And not all affected agencies and jurisdictions were made aware of the derailment. In a letter to the president of Norfolk Southern, Pennsylvania Governor Josh Shapiro wrote that the company failed to implement Unified Command, a multi-agency or multi-jurisdictional process that involves coordinated response from agencies and organizations that service the areas affected by a disaster.
Norfolk Southern decided to burn five of the derailed train cars containing vinyl chloride to avoid an uncontrolled explosion but did not consult Pennsylvania officials before making this decision (East Palestine is just one mile from the Pennsylvania border).
“Failure to adhere to well-accepted standards of practice related to incident management and prioritizing an accelerated and arbitrary timeline to reopen the rail line injected unnecessary risk and created confusion in the [remediation] process,” Governor Shapiro wrote.
Rail Safety Legislation Is Underway
On June 21, 2023, the Department of Transportation’s Pipeline and Hazardous Materials Safety Administration announced a proposed rule that would require railroads to maintain information about hazardous material shipments. The database would be accessible to authorized emergency response personnel.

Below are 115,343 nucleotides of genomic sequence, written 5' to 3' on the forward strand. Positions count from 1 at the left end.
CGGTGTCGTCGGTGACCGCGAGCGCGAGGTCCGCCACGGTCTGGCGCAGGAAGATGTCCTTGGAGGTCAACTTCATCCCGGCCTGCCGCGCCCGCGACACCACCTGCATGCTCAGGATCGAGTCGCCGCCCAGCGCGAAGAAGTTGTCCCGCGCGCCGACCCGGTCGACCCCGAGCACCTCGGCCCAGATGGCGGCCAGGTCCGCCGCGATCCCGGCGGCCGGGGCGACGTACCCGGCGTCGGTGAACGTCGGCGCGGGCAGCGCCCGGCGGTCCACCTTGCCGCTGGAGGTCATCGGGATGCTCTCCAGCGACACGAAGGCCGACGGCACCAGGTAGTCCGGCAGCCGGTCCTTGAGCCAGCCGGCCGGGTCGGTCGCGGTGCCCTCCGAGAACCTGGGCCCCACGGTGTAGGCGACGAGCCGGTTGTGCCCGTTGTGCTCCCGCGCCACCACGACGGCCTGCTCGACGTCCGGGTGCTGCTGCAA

All emergency responders authorized, licensed, or otherwise permitted by a state to conduct emergency response activities in their community would have access to the hazardous materials information in the event of a rail accident, according to an agency spokesperson. This means a rural volunteer fire department, for example, would have access as long as they are permitted by the town, county, or state to conduct emergency response operations.
The proposed rule adds to other railway safety legislation already under consideration in Congress in the wake of the East Palestine derailment.
The RAIL Act, introduced in the House by Ohio Representative Bill Johnson on March 17, would require hotbox detectors be placed every 10 miles on railways used to transport hazardous materials. These detectors monitor how hot a train’s wheels are, which when overheated, can cause breakage and result in a derailed train, as was the case in East Palestine. The legislation would also provide grant funding for hazardous material training for first responders.
The Railway Safety Act of 2023, introduced in the Senate by Ohio Senator Sherrod Brown on March 1, would also require wayside defect detectors – a monitoring system on railroad tracks that includes hotbox detectors – be used for every train carrying hazardous materials. Railway companies would be required to provide state emergency response commissioners with advance notice about what hazardous materials are moving through their communities.
While the bills are a good starting point, said Junod from the Urban Institute, they don’t go far enough to meet rural communities where they are. The federal funding from these bills would likely be disseminated through grants, which can be a barrier for rural communities who don’t have paid staff to apply for these grants.
“If [these bills] don't have a kind of rural guarantee, they're gonna face further challenges in accessing these really needed resources,” Junod said.